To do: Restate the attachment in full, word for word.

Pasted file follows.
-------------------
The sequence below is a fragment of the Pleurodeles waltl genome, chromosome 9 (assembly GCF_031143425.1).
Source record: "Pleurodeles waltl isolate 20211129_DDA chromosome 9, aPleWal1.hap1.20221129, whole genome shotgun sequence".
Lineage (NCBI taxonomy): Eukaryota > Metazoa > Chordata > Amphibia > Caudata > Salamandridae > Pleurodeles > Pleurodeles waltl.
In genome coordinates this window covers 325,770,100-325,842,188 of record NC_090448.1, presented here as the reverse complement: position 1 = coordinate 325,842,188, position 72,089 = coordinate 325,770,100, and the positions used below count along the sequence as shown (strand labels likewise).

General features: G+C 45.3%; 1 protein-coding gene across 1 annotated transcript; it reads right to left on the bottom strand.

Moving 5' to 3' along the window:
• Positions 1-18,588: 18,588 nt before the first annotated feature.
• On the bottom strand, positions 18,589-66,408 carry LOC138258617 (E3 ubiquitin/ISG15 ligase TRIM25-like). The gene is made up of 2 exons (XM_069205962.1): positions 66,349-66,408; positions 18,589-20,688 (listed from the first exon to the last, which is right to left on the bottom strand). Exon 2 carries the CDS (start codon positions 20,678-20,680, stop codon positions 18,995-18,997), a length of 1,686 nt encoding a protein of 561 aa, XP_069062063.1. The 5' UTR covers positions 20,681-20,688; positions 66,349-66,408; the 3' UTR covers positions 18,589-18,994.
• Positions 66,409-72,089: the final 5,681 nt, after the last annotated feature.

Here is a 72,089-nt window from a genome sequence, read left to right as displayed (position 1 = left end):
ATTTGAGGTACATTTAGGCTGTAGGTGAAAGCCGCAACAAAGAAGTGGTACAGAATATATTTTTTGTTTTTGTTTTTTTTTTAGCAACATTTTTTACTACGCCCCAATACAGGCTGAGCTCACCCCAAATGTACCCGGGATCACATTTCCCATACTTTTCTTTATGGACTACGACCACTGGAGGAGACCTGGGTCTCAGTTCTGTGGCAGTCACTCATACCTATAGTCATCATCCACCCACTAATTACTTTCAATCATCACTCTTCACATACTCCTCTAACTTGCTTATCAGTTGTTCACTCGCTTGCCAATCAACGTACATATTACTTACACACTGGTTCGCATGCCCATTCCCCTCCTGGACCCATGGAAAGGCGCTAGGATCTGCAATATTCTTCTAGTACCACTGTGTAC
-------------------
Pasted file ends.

The sequence below is a fragment of the Pleurodeles waltl genome, chromosome 9 (assembly GCF_031143425.1).
Source record: "Pleurodeles waltl isolate 20211129_DDA chromosome 9, aPleWal1.hap1.20221129, whole genome shotgun sequence".
Lineage (NCBI taxonomy): Eukaryota > Metazoa > Chordata > Amphibia > Caudata > Salamandridae > Pleurodeles > Pleurodeles waltl.
In genome coordinates this window covers 325,770,100-325,842,188 of record NC_090448.1, presented here as the reverse complement: position 1 = coordinate 325,842,188, position 72,089 = coordinate 325,770,100, and the positions used below count along the sequence as shown (strand labels likewise).

General features: G+C 45.3%; 1 protein-coding gene across 1 annotated transcript; it reads right to left on the bottom strand.

Moving 5' to 3' along the window:
• Positions 1-18,588: 18,588 nt before the first annotated feature.
• On the bottom strand, positions 18,589-66,408 carry LOC138258617 (E3 ubiquitin/ISG15 ligase TRIM25-like). The gene is made up of 2 exons (XM_069205962.1): positions 66,349-66,408; positions 18,589-20,688 (listed from the first exon to the last, which is right to left on the bottom strand). Exon 2 carries the CDS (start codon positions 20,678-20,680, stop codon positions 18,995-18,997), a length of 1,686 nt encoding a protein of 561 aa, XP_069062063.1. The 5' UTR covers positions 20,681-20,688; positions 66,349-66,408; the 3' UTR covers positions 18,589-18,994.
• Positions 66,409-72,089: the final 5,681 nt, after the last annotated feature.

Here is a 72,089-nt window from a genome sequence, read left to right as displayed (position 1 = left end):
ATTTGAGGTACATTTAGGCTGTAGGTGAAAGCCGCAACAAAGAAGTGGTACAGAATATATTTTTTGTTTTTGTTTTTTTTTTAGCAACATTTTTTACTACGCCCCAATACAGGCTGAGCTCACCCCAAATGTACCCGGGATCACATTTCCCATACTTTTCTTTATGGACTACGACCACTGGAGGAGACCTGGGTCTCAGTTCTGTGGCAGTCACTCATACCTATAGTCATCATCCACCCACTAATTACTTTCAATCATCACTCTTCACATACTCCTCTAACTTGCTTATCAGTTGTTCACTCGCTTGCCAATCAACGTACATATTACTTACACACTGGTTCGCATGCCCATTCCCCTCCTGGACCCATGGAAAGGCGCTAGGATCTGCAATATTCTTCTAGTACCACTGTGTAC